I have never met a shoe that I did not like. However, I have found shoes that do not like me. A couple months ago, I fell in love with a pair of black ankle boots. They were modern with flair of old fashion buttons. It was shoe love at first trying on. When I put them on, I felt city smart and gorgeous. Not only were they comfortable, they alluringly whispered class and sophistication. In my head, I saw myself in many outfits and places in these boots. My mom saw the love in my eyes and recalled the coming of the holidays and my birthday. My mother bought the boots.
For weeks of months, I thought of these dreamy shoes. I knew that when I would wear them I would be able to walk on water or at least snow. Finally, the shoes were given to me. When I brought them home, my roommates were as excited as me. They cooed over them and I grinned from ear to ear.
To me, these cute boots were exactly perfect for winter wear. The salt wouldn’t ruin them immediately like velvet shoes and my feet wouldn’t be so exposed to the snow. Although they have heels, they are particularly easy in which to walk. My first wearing of these lovely boots went smoothly. I knew that I had a nice pair of shoes going on. Thankfully, I was not particularly vain about these boots and I walked carefully. Never did I make eye contact with any attractive young man.
My second outing in these boots, I was much more confident in my looks and walking. I had a couple mishaps, but no noticeable close calls. My third outing was not so lucky. After attending a dance performance in sweet boots and dark lipstick, my friends and I returned to a small deli. As I confidently clicked across the floor feeling like a fox, my foot hit a wet patch as I made eye contact with a guy. My ankle turned and I scrambled to catch my balance.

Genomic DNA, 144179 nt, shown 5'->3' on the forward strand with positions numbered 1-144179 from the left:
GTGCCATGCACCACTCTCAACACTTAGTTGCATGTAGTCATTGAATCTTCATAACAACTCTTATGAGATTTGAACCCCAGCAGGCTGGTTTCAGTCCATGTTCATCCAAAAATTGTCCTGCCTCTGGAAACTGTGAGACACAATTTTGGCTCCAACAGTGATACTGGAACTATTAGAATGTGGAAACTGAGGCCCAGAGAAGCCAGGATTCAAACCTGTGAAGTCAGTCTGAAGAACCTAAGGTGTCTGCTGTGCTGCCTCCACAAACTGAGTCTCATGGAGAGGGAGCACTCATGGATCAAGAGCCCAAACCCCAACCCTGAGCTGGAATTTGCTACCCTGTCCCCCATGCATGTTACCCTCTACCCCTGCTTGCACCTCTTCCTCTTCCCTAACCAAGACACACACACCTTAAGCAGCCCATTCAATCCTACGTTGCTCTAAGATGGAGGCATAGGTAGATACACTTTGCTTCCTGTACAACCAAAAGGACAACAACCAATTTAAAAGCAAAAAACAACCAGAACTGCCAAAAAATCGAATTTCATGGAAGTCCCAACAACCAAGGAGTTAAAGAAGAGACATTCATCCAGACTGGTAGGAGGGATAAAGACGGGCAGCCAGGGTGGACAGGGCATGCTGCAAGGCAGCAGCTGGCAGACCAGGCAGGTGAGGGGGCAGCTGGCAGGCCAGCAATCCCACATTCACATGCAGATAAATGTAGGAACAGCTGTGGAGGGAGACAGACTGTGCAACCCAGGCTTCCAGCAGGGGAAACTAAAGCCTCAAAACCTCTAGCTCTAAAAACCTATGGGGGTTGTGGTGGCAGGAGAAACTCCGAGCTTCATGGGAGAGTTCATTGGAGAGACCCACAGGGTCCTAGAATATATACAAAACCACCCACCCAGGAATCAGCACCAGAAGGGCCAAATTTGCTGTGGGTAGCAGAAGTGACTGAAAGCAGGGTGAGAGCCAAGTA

To my chagrin, the guy told me to be more careful.
Laughing with embarrassment, I said, “Oh, you saw that?” I kept laughing and spun away trying to rejoin my friends.
The guy responded, “I didn’t see it if you don’t want me to.”
I just laughed and exited into the bathroom. I was sufficiently embarrassed.
More recently, my roommate and I went to a local mini grocery store. Clad in my delectable boots, I felt posh and sophisticated. Somewhere in the frozen dinner aisle, a male worker restocked the freezers. As I walked, I made eye contact with the man and we exchanged pleasant greetings. Just as we finished the greetings, my ankle twisted. Barely did I keep myself from tumbling to the guy’s feet. Finally, I steadied myself. With embarrassed laughter, I croaked out that I was fine and stumbled to my roommate. My ankle was quite sprained, but I managed to walk on it.
My ankle boots have it in for me. If I as much as look at a man, I end up stumbling. I suppose that I am much more susceptible to pride or to attractive men than I thought. My shoes have a mantra of attractive men cometh before fall. My lovely little boots want to keep me humble. Obviously, I have both a pride and vanity issue or maybe a shoe problem.
I’ve found my match in shoes.